Juniper Nights: “Human Rush” displays an invigorating blast of creativity

Juniper Nights is a four-piece alternative rock band from Oxford, with James Gallagher on vocals and guitar, Zach Wilmott on guitar and keyboard, Marty Melvin on bass, and Tom...

Juniper Nights is a four-piece alternative rock band from Oxford, with James Gallagher on vocals and guitar, Zach Wilmott on guitar and keyboard, Marty Melvin on bass, and Tom Lindsay on drums. The band’s latest 5 song EP, “Human Rush” displays an invigorating, take-no-prisoners blast of creativity into the tired and dull pop-rock wasteland. These lads from the UK refuse to accept the boundaries or other constraints of a fossilized genre. The recording tackles both a driving guitar sound, and mesmerizing melodic, mid to slow-tempo forages, with plenty of keyboard and string elements.

More of the latter than the former, but still with plenty of guitars. It’s nuanced and complex, yet it feels easy, and its originality is an antidote to the kind of mainstream corporate swill that passes for indie alt-rock these days.

Tracks like “All At Once” presents a familiar sounding romp, embracing the loud, balls-to-the-wall jangly guitars, for a crunchy and edgy alternative groove. While “Antidote” weaves together a complex mix of cerebral lyrics and forward-looking sonic advances, where seamless pop influences propel the melody through clean guitar notes and dreamy keys.

There’s an undeniable thrill of discovery that comes from hearing newcomers of the genre toss off something this fresh.

Mostly reassuring is that the default Juniper Nights sound is wonderfully nuanced. Their lyrics, more often than not, will raise an eyebrow with their level of profoundness and clever wording. Profound themes merge with the melodic, and purposeful musical exploits that almost seem to run through, under, and above what is going on.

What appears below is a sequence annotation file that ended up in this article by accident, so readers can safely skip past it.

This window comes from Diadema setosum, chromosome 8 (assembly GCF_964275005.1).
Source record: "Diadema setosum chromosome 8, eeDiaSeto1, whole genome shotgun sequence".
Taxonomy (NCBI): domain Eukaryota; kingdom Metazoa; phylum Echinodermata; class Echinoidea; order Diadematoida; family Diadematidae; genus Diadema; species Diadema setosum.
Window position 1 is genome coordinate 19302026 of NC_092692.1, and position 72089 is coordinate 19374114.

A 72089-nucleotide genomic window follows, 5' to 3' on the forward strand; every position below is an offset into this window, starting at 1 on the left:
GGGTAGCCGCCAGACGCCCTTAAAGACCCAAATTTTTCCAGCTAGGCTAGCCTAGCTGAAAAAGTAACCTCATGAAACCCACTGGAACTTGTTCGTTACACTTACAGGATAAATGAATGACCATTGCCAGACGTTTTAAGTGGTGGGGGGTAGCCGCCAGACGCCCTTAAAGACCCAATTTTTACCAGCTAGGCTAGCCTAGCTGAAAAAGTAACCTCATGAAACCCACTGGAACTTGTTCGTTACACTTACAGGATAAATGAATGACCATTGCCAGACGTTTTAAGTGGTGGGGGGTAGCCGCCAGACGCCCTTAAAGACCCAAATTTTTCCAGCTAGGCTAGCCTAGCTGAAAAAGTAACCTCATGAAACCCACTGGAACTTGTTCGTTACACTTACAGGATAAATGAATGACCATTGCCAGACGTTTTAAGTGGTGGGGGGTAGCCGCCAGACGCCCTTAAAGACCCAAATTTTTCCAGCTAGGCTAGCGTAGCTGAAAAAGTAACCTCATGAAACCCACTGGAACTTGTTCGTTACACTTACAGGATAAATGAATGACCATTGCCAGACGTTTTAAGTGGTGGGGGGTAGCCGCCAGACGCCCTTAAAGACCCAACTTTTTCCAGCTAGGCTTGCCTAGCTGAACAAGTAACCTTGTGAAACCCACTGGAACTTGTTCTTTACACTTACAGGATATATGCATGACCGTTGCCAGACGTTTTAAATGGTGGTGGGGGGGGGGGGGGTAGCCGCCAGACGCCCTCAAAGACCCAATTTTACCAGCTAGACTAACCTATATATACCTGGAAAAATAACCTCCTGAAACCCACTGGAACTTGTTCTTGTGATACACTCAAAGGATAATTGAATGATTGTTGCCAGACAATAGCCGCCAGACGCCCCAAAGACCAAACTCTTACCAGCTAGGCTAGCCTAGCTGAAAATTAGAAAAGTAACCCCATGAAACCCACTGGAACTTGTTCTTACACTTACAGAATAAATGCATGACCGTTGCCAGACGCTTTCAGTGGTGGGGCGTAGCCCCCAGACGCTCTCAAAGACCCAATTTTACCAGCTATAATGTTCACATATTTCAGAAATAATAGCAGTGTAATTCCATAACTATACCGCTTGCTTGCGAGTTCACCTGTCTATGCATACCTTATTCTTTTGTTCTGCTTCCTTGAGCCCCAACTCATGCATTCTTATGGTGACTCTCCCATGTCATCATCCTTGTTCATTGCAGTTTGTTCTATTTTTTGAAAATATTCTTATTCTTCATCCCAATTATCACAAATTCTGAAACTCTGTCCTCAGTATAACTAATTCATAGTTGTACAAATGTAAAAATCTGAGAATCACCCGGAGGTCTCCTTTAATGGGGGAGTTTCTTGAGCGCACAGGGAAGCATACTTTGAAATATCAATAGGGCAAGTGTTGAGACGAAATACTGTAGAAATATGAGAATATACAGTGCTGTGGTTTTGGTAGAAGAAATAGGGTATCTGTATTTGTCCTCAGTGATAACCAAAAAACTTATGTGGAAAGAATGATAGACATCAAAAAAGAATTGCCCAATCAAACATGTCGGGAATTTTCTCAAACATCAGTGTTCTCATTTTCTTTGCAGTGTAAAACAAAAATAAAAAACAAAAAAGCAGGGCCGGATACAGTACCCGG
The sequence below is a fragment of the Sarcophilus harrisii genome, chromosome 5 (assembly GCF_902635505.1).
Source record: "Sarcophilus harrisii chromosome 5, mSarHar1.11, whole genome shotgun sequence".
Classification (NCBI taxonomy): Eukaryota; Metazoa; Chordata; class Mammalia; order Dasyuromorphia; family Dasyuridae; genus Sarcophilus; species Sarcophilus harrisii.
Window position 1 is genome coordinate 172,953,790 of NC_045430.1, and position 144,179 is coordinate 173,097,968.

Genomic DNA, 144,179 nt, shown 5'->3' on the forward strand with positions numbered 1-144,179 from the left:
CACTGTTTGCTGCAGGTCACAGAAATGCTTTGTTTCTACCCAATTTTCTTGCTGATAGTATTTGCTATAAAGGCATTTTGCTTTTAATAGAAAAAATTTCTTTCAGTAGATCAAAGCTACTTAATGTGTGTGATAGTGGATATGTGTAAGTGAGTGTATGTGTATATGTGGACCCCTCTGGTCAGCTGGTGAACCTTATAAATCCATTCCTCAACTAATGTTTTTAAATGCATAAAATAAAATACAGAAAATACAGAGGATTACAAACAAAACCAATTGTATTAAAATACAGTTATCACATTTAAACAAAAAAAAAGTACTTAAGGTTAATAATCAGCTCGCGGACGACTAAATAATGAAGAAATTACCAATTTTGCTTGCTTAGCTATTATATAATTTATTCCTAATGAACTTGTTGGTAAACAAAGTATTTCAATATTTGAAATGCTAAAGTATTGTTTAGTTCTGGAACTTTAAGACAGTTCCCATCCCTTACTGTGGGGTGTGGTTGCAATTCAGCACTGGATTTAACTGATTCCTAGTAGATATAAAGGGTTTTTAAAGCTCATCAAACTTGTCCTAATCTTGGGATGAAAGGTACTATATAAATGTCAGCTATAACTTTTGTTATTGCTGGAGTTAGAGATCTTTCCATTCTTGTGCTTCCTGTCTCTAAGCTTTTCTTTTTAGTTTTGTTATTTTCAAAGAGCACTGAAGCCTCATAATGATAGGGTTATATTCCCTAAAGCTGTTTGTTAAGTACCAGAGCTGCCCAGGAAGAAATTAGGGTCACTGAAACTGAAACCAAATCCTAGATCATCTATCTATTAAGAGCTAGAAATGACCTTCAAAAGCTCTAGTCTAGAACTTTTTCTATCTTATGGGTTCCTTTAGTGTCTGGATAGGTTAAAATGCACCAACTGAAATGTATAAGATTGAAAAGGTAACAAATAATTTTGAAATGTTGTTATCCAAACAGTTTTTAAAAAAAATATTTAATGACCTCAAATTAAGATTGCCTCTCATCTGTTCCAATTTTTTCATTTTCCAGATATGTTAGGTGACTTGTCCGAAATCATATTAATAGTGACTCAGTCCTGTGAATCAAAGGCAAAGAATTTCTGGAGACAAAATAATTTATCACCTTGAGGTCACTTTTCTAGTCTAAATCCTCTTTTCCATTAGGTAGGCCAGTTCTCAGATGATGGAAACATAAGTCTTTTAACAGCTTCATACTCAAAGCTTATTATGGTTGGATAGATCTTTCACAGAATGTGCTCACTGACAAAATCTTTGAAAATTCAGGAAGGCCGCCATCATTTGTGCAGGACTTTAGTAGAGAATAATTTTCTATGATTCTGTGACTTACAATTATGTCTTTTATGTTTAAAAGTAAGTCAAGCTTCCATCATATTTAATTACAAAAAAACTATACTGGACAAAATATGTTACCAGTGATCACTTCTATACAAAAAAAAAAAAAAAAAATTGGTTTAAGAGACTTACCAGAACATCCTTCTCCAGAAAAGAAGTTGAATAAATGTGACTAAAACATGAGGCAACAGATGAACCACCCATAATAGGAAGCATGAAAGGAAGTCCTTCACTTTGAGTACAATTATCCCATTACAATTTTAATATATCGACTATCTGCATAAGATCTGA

From the iridescently splashing guitars, propulsive drums, and elaborately layered strings – James Gallagher’s voice is a warring and wavering mix of vulnerable crooning on “Bloodflow”. The unexpectedly gentle, “The Lighthouse”, is another fine example of the depth of thought put into these introspective tracks.

The song is an immaculate continuation of the previous cut’s lineage – with a warmer, more seductive undercarriage that’s high on irresistibility. But if you think this is the EP’s highest watermark, you’re wrong.

The moments of pure vertigo arrive with “Lemonhead”, which blends both the hard-edged guitar sounds and the softer elements of the Juniper Nights sound, into one roller-coaster song. This is 6 minutes plus of utter bliss as the band run the gamut of mood and emotion, with extensive use of dynamic instrumentation – brilliantly combining the frantic and the mellow.

This EP is attention-grabbing and bold, capturing the band at a creative height, and finding them focused and savvy, knowing what works for their sound, and how to accomplish it.

Juniper Nights are fantastic songwriters and it’s evident, even in the first run through of “Human Rush”, that their muses are very present. And though it hits on the first listen, this recording requires repeated listens to sink in and gain full appreciation, and I am happy to say those repeated listens are well-warranted and well-rewarding.

“Human Rush” is a terrific set from a band that I believe, couldn’t make something dull and boring, even if it were the only other option.

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